Purpose: Whether the quality of the ethical climate in the intensive care unit (ICU) improves the identification of patients receiving excessive care and affects patient outcomes is unknown. Methods: In this prospective observational study, perceptions of excessive care (PECs) by clinicians working in 68 ICUs in Europe and the USA were collected daily during a 28-day period. The quality of the ethical climate in the ICUs was assessed via a validated questionnaire. We compared the combined endpoint (death, not at home or poor quality of life at 1 year) of patients with PECs and the time from PECs until written treatment-limitation decisions (TLDs) and death across the four climates defined via cluster analysis. Results: Of the 4747 eligible clinicians, 2992 (63%) evaluated the ethical climate in their ICU. Of the 321 and 623 patients not admitted for monitoring only in ICUs with a good (n = 12, 18%) and poor (n = 24, 35%) climate, 36 (11%) and 74 (12%), respectively were identified with PECs by at least two clinicians. Of the 35 and 71 identified patients with an available combined endpoint, 100% (95% CI 90.0–1.00) and 85.9% (75.4–92.0) (P = 0.02) attained that endpoint. The risk of death (HR 1.88, 95% CI 1.20–2.92) or receiving a written TLD (HR 2.32, CI 1.11–4.85) in patients with PECs by at least two clinicians was higher in ICUs with a good climate than in those with a poor one. The differences between ICUs with an average climate, with (n = 12, 18%) or without (n = 20, 29%) nursing involvement at the end of life, and ICUs with a poor climate were less obvious but still in favour of the former. Conclusion: Enhancing the quality of the ethical climate in the ICU may improve both the identification of patients receiving excessive care and the decision-making process at the end of life.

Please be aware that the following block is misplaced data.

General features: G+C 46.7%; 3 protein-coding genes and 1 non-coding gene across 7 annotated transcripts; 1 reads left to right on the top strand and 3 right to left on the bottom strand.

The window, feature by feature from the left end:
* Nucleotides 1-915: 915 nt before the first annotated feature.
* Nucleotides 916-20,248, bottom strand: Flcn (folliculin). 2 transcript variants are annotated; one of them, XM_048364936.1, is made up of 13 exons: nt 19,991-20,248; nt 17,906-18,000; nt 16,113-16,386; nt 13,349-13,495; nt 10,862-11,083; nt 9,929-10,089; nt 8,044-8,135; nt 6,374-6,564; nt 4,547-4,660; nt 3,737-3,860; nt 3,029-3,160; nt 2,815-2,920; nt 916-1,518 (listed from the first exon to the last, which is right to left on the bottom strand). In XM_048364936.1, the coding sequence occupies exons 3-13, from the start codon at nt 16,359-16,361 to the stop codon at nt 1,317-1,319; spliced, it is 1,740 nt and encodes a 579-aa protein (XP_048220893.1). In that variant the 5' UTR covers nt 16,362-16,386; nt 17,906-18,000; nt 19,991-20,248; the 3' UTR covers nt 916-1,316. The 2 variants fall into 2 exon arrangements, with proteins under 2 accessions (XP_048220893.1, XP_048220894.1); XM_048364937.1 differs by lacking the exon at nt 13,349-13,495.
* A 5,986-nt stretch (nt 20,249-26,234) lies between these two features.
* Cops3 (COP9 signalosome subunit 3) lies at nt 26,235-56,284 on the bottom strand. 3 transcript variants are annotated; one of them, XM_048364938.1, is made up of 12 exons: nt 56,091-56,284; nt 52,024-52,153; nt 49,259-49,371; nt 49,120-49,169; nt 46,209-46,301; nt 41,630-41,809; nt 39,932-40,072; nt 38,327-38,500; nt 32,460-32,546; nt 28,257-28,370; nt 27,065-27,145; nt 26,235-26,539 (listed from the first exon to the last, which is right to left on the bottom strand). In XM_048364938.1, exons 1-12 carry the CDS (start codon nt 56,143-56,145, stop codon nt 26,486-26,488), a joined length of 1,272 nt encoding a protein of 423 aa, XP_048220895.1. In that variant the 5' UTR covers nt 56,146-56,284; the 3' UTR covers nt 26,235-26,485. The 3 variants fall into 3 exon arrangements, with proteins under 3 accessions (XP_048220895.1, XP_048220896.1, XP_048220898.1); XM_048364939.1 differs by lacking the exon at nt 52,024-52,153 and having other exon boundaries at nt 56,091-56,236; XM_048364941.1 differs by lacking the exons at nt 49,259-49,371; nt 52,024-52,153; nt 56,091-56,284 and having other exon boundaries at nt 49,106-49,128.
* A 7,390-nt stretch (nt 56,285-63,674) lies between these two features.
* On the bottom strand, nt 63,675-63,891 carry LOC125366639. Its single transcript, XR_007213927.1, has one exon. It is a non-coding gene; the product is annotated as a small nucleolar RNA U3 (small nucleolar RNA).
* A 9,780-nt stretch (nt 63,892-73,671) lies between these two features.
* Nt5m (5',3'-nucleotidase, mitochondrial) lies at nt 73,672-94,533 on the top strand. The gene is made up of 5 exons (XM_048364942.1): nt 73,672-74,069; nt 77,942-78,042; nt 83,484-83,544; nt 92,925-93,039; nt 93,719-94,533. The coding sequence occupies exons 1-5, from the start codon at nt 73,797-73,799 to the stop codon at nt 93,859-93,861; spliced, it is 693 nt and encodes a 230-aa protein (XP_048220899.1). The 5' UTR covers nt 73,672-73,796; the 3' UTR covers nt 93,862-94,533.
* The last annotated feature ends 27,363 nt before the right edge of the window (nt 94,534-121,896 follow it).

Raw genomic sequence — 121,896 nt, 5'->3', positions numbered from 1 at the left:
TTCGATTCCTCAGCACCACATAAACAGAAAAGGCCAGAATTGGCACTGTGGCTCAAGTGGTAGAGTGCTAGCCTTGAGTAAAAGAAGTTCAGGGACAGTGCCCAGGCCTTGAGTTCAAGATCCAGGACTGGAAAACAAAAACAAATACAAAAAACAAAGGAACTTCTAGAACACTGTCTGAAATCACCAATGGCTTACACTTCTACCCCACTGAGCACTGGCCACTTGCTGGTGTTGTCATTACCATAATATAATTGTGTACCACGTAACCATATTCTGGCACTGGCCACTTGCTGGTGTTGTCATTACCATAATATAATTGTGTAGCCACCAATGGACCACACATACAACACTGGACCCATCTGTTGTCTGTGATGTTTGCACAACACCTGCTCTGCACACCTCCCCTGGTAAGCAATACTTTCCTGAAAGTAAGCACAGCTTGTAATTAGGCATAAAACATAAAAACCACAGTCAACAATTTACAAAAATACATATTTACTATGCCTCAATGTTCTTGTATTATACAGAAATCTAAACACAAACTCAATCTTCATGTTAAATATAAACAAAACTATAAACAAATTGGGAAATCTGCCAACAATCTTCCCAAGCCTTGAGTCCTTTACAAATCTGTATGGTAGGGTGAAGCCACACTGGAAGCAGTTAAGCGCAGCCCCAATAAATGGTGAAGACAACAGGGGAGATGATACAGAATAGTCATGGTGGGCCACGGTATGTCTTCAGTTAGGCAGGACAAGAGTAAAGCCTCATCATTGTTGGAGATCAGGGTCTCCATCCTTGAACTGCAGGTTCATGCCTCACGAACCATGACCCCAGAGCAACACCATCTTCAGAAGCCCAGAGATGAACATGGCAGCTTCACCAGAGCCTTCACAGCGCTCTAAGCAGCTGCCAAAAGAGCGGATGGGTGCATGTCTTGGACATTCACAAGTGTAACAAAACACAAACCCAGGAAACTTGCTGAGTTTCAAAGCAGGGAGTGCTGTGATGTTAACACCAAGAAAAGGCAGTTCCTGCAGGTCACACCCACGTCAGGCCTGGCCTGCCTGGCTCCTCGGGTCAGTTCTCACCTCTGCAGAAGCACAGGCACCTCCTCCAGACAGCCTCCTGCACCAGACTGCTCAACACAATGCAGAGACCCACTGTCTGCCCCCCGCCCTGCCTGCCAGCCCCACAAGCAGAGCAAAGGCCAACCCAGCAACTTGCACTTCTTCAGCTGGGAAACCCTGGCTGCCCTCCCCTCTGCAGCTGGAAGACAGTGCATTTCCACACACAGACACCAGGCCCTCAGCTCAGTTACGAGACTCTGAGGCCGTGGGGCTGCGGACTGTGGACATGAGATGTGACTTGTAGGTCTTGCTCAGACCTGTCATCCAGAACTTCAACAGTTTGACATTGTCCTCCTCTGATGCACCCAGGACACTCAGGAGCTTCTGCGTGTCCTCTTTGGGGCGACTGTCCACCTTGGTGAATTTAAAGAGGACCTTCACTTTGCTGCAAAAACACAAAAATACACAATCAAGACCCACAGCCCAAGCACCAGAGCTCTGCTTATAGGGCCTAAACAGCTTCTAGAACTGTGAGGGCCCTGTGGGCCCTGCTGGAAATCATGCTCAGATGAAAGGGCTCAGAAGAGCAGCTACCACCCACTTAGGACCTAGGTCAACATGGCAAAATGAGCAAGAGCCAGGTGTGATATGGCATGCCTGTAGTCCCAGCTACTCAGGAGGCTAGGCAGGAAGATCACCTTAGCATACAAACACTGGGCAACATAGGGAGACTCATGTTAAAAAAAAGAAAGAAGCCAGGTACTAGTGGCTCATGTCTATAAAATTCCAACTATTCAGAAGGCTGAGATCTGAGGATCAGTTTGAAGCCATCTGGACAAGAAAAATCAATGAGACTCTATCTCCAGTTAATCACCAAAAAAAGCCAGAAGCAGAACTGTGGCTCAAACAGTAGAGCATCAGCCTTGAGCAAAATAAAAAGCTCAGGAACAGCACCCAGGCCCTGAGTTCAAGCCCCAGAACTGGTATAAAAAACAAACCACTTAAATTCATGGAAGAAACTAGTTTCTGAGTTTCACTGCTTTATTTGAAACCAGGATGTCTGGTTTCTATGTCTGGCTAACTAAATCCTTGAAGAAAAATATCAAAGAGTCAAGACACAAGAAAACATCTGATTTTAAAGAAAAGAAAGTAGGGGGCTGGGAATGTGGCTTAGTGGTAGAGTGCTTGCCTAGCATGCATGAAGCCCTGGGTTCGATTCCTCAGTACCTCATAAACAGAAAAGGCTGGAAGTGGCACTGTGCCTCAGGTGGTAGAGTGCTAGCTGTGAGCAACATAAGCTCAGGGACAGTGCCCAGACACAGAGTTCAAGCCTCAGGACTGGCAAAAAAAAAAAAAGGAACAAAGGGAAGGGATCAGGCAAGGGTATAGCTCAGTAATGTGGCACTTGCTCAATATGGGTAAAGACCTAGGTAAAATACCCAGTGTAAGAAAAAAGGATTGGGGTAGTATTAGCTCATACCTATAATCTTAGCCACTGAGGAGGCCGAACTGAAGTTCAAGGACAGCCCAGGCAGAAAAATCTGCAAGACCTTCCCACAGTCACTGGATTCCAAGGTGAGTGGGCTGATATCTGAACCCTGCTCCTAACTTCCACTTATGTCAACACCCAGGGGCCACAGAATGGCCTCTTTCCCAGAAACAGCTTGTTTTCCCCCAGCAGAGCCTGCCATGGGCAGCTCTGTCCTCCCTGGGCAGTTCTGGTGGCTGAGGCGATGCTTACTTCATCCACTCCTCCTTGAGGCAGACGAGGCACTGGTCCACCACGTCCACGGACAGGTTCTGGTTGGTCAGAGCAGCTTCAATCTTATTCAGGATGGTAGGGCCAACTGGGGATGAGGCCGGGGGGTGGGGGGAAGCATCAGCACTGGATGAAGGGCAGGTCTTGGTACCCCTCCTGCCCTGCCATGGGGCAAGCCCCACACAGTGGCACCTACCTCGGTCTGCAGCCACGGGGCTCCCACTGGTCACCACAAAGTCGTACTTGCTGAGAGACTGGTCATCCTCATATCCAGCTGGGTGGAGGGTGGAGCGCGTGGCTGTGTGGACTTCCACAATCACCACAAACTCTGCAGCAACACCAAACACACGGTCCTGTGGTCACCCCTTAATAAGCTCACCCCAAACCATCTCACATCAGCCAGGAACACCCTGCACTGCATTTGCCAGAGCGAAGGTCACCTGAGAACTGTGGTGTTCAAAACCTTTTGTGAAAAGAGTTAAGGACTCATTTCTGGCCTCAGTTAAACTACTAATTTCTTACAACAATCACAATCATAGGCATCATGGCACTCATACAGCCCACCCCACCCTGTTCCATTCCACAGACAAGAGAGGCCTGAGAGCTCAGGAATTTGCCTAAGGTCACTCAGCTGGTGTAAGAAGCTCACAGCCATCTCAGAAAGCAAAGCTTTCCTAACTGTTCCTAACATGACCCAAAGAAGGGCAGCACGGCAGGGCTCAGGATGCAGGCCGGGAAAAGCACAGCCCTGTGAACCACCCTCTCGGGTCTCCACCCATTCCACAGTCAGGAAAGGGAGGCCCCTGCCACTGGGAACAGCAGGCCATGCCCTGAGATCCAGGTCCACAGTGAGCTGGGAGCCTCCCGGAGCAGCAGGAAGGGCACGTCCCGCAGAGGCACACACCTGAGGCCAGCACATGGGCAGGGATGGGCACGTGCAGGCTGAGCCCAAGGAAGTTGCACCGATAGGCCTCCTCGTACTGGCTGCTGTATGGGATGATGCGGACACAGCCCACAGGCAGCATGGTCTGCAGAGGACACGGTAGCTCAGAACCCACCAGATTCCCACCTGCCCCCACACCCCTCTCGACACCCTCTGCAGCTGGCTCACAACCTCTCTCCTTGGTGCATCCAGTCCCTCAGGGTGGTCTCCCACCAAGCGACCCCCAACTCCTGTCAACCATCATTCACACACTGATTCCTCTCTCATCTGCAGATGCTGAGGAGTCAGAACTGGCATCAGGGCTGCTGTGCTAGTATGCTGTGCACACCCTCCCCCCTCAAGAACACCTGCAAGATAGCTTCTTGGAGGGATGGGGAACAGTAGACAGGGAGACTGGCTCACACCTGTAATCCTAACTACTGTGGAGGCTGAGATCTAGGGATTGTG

- Ethical climate
- Interdisciplinary collaboration
- Patient outcomes
- Perceived excessive care
- Treatment-limitation decisions
ASJC Scopus subject areas
- Critical Care and Intensive Care Medicine